The worst pain severity item of the BPI (BPI-WPS) has consistently demonstrated the highest reliability (internal consistency) across the BPI validation studies, and the psychometric properties of the worst pain item meet the standards set forth in the FDA guidance for PRO measures [35]. Moreover, in a recently issued draft guidance, the FDA recommended the use of an instrument that assesses worst pain over a relatively short period (no longer than 24 hours) to measure the primary efficacy endpoint in clinical trials [36], making the BPI-WPS an optimal candidate for use in pivotal studies of chronic pain treatment.

In this post hoc analysis, our main objective was to evaluate the association of the worst pain severity item of the BPI, modified for use in patients with DPNP (m-BPI-WPS) [30], with improvements on the PGIC and to quantify numeric changes in worst pain scores that constitute a CID. A secondary objective was to evaluate the association of the worst and average pain severity items of the m-BPI with the ADPS derived from the standard PI-NRS.

2. Materials and Methods

2.1. Patients and Study Design

This post hoc analysis was based on data from a randomized, double-blind, placebo-controlled, active comparator-controlled, adaptive, proof-of-concept, phase 2 study of the efficacy and safety of mirogabalin monobenzenesulfonate (DS-5565, Daiichi Sankyo Co., Ltd., Tokyo, Japan, herein referred to as mirogabalin) for the treatment of DPNP (Clinicaltrials.gov identifier NCT01496365) [3739]. The adaptive trial design enabled efficient determination of the optimal dosing for safety, while reducing safety risks for patients. A total of 452 adults with type 1 or 2 diabetes who met the study eligibility criteria were randomly assigned (the 2 : 1 : 1 : 1 : 1 : 1 : 1 ratio) to 1 of 7 treatment groups: placebo, dose-ranging mirogabalin (5, 10, 15, 20, and 30 mg/day), or pregabalin (300 mg/day) for 5 weeks. The study duration comprised approximately 9 weeks, reflecting an approximate 3-week screening/baseline period, a 5-week treatment period, and a 1-week follow-up period after the last dose of study medication or the end-of-treatment visit.

This study was conducted in accordance with the Declaration of Helsinki, the International Conference on Harmonisation (ICH) consolidated Guideline E6 for Good Clinical Practice, and all other applicable regulatory requirements. All patients provided written informed consent prior to participating in the study.

2.2. Measures

The study’s primary efficacy measure was the change in the pain score from the baseline to week 5 or the end of study measured using the ADPS on the 11-point PI-NRS (0 = “no pain” to 10 = “worst possible pain”). The ADPS was calculated as the mean of the last 7 entries in the patients’ daily diaries prior to randomization (baseline) and the last 7 entries while taking study medication (endpoint). Weekly change in ADPS was included as a secondary efficacy measure.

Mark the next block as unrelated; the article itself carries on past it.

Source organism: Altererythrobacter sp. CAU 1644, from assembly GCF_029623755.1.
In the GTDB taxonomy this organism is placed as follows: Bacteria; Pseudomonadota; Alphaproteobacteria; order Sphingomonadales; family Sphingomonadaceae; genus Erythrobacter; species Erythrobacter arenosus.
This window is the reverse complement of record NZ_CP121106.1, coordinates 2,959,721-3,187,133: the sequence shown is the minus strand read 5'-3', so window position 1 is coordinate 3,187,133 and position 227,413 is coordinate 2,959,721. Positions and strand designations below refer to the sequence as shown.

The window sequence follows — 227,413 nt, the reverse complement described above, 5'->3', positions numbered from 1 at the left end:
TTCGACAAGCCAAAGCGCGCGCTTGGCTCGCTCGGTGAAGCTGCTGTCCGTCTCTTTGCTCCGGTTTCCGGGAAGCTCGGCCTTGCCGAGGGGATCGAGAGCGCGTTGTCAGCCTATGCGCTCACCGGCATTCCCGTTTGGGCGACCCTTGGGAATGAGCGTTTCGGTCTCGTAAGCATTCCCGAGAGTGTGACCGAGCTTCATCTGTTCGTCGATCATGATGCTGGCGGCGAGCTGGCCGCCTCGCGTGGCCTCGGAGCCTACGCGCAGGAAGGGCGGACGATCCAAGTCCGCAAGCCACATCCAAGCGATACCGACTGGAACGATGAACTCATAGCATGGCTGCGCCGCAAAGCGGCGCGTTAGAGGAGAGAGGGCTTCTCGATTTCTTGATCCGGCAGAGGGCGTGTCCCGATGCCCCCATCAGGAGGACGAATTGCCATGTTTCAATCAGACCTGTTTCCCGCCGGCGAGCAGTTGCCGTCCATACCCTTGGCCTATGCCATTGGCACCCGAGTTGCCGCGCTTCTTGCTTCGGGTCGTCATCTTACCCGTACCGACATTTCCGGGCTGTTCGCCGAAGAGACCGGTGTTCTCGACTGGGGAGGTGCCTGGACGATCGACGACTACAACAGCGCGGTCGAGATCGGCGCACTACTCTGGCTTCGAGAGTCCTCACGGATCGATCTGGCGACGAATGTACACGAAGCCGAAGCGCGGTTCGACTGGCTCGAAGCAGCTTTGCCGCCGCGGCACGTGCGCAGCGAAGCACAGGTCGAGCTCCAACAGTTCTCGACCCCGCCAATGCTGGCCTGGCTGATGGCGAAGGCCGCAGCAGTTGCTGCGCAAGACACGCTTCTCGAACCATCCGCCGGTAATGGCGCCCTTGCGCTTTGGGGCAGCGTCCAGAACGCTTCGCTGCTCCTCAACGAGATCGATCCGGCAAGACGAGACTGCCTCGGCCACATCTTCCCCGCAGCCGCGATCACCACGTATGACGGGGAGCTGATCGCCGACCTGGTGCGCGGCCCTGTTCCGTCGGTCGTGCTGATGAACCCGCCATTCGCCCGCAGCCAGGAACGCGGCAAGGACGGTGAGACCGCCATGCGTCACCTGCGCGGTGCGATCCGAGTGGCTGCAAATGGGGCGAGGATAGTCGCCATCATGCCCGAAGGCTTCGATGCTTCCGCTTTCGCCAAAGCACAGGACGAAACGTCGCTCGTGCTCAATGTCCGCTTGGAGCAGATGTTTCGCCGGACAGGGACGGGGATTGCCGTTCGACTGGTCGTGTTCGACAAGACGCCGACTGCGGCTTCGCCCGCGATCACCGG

The m-BPI, the focus of this paper, was also included in the study as a secondary efficacy measure: its 4-item pain severity scale (pain at its worst in the past 24 hours, pain at its least in the past 24 hours, pain on the average, and pain right now) was assessed weekly from randomization through the end of treatment. A PGIC was assessed at the end of treatment on a 7-point PGIC categorical scale: “Since the start of the study, my overall status is …” 1 = very much improved, 2 = much improved, 3 = minimally improved, 4 = no change, 5 = minimally worse, 6 = much worse, and 7 = very much worse.

2.3. Statistical Analyses

The SAS software system (PC version 9.4, SAS Institute Inc., Cary, NC) was used to complete all data analyses. Following the methodology outlined by Farrar et al. [20], ordinal logistic regression analyses were used to evaluate the relationship between the worst pain (m-BPI-WPS) item and the PGIC. PGIC categories served as the dependent variable, and either the raw or the percentage change in m-BPI-WPS scores served as the independent variable.

The ordinal logistic regression, using raw or percent change in worst pain as a predictor, compares the cumulative odds of appearing in a given PGIC category or better: “very much improved” (i.e., PGIC scale 1 versus 2–7), “much improved” or better (i.e., PGIC scales 1–2 versus 3–7), and “minimally improved” or better (i.e., PGIC scales 1–3 versus 4–7). The predicted probabilities of appearing on a given side of discretized PGIC categories are compared against a range of cutoff thresholds to construct receiver operating characteristic (ROC) curves that plot the rate of correct predictions (observed PGIC matches prediction; sensitivity) versus false alarms (predicted to be in the higher category, but actually observed in the lower category; 1−specificity). The area under the ROC curve (AUC), reported as the c statistic from the logistic regression, represents the total overall association between the m-BPI-WPS score and the discretized PGIC category used to construct the specific curve (AUC/c is bounded from 0.50 to 1.00, where a value of 0.50 (i.e., the ROC diagonal) would indicate that worst pain has no ability to predict PGIC). Assuming equal importance of sensitivity and specificity, the probability cutoff that maximizes prediction using change in worst pain is located at the point at which sensitivity and specificity are the closest to being equal; this occurs at the intersection of a 45° tangent line with the ROC curve (the steepest rate of change) [20]. The probability cutoff that resulted in this intersection (i.e., point of sensitivity/specificity equality) can be recovered and compared to the predicted probabilities at each change score to find the change score with the closest match between its predicted probability and the optimal cutoff. In addition, the raw change of the m-BPI-WPS score was graphically displayed by PGIC categories using a box plot.

To address our secondary objective, polyserial correlations were used to understand the relationships among the various items of the m-BPI pain severity scale and the ADPS at study endpoint (week 5). Polyserial correlations are appropriate when examining the relationship between continuous (ADPS) and ordinal variables (individual items of the m-BPI) when it is assumed that the ordinal variable has an underlying continuous dimension [40]. A scale proposed by Chung [41] was used to describe the strength of the correlation coefficients, specifically 0.8 to 1.0 (very strong relationship), 0.6 to 0.8 (strong relationship), 0.4 to 0.6 (moderate relationship), 0.2 to 0.4 (weak relationship), and 0.0 to 0.2 (weak or no relationship). For items that had a strong correlation with the ADPS, regression analyses were performed to better understand the direction of the correlation (i.e., the slope of the relationship) with the ADPS at week 5 as the dependent variable and the individual items of the m-BPI as independent variables.